Active duty military personnel are at a higher risk for suicide than their civilian counterparts, in part due to the stigma associated with mental issues in the military. A new study examined four specific psychosocial factors that influence the risk of suicidal ideation. Researchers at the University of South Alabama and Stony Brook University examined the 2006 Community Assessment (CA) survey, an anonymous survey that is given to Air Force personnel throughout the world. They also looked at the Centers for Disease Control and Prevention’s predictors of suicide ideation in a sampling of over 50,000 active duty Air Force Personnel. The CA was given to the personnel through an online contractor and asked questions about four specific social factors, including family, individual, community and workplace functioning. The researchers said, “This study is the first to examine risk factors from four ecological levels as they relate to men’s and women’s suicidal ideation in a large military sample.”
The results showed that each of the four ecological factors influenced the risk for suicide ideation. The authors said, “Self reports of past-year suicidal ideation were obtained from a large sample of active-duty AF members via an anonymous online survey; the prevalence of suicidal ideation in this sample was approximately 4%. As expected, the majority (21 of 21 for men, 19 of 21 for women) of the measured risk and promotive factors from all four ecological levels of influence (individual, family, organization/workplace, and community) were associated significantly with suicidal ideation for both genders.” The researchers noted that individual factors, specifically depressive symptoms or alcohol misuse, had a clear impact on suicide ideation. Additionally, lack of family support was an important factor that increased suicide ideation in these personnel. They added, “Even in multivariate models that included depressive symptoms, variables from multiple levels of influence were retained as significant predictors for both men and women.”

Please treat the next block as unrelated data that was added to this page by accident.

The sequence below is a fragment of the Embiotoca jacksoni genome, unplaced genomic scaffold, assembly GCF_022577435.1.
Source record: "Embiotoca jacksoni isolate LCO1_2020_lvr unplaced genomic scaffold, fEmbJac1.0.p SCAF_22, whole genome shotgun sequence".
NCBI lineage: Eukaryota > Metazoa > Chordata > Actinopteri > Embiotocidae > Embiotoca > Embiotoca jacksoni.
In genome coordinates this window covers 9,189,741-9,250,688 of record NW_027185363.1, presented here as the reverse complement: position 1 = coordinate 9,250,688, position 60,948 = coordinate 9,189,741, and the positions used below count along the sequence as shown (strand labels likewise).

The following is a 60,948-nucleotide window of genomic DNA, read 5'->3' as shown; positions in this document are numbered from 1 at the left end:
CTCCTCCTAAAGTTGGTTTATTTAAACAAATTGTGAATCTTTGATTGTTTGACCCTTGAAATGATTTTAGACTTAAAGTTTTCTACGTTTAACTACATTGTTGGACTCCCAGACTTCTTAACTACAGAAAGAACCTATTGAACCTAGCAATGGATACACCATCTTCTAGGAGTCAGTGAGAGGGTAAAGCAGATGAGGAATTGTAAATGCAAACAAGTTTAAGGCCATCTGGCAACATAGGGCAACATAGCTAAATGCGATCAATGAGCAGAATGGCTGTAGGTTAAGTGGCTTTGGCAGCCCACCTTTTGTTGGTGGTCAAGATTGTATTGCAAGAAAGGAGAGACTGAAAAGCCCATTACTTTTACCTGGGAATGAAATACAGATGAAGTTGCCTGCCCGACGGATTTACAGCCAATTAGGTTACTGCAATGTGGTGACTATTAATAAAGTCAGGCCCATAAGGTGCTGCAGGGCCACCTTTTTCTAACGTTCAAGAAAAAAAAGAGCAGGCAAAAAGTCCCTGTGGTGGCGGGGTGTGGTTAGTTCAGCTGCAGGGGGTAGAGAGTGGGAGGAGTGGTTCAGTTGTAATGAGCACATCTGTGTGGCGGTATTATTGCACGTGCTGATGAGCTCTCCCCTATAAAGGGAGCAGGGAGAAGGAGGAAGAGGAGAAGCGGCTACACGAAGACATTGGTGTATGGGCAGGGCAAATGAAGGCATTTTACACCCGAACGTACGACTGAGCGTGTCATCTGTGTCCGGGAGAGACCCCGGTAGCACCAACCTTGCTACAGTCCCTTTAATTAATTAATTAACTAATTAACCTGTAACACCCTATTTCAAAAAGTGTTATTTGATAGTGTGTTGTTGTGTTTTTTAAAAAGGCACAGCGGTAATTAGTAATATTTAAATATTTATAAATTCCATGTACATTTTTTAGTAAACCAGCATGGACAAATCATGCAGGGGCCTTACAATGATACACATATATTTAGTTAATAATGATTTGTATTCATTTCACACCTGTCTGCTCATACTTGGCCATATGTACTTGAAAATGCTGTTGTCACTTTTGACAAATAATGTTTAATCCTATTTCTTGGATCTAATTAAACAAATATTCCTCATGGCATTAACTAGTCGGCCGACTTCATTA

Langhinrichsen-Rohling, Jennifer, Jeffrey D. Snarr, Amy M. Smith Slep, Richard E. Heyman, and Heather M. Foran. “Risk for Suicidal Ideation in the U.S. Air Force: An Ecological Perspective.” Journal of Consulting and Clinical Psychology (July, 25, 2011). Advance online publication. doi: 10.1037/a0024631
© Copyright 2011 by By John Smith, therapist in Bellingham, Washington. All Rights Reserved. Permission to publish granted to GoodTherapy.org.
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